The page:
# How to determine at temperature and pressure to keep Cl2 a gas?

I have chlorine tanks and they will be used industrially. When I use them, they will be exposed to all sorts of varying temperatures. I was wondering if there was any way that when I use them, I could figure out at what pressure I could release the $\ce{Cl2}$, depending on the temperature, so that it remains a gas?

I already know it only takes $\pu{6.8 atm}$ at $\pu{70^\circ C}$ to liquefy $\ce{Cl2}$ to a volume of $\pu{0.322812 L}$, and its boiling point is $\pu{-33.97 ^\circ C}$ at $\pu{1 atm}$.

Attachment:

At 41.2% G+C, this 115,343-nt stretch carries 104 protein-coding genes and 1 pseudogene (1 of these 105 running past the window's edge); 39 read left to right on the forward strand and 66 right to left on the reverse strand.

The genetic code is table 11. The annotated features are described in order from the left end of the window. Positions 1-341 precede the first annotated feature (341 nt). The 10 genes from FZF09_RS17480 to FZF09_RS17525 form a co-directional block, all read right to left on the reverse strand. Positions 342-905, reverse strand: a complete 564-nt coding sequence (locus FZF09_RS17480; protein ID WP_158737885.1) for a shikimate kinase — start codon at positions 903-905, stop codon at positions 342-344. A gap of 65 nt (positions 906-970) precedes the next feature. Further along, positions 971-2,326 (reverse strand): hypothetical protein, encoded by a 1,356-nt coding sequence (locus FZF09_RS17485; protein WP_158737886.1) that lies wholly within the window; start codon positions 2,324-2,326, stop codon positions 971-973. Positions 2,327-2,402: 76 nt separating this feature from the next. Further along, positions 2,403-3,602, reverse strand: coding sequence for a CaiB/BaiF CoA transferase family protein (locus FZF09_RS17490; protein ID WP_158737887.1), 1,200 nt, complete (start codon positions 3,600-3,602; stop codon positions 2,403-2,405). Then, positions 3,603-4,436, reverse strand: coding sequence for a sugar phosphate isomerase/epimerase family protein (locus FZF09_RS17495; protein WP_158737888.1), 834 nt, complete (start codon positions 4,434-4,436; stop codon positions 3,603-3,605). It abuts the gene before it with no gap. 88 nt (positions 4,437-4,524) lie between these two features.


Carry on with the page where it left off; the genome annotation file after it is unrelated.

What you need to know is the vapor pressure of $\ce{Cl2}$ as a function of temperature. Just ensure that the release pressure of the chlorine is lower than the vapor pressure, and it will be a vapor.
I found one web site that gives a graph (and a literature reference) of $\ce{Cl2}$ vapor pressure as a function of temperature from -30 °F to 220 °F. The references they give are:
At -30 °F they report $\ce{Cl2}$ vapor pressure is "0" psi (which has to be an approximation; the vapor pressure of all materials is non-zero at any non-zero temperature) and at 220 °F it is 587 psi.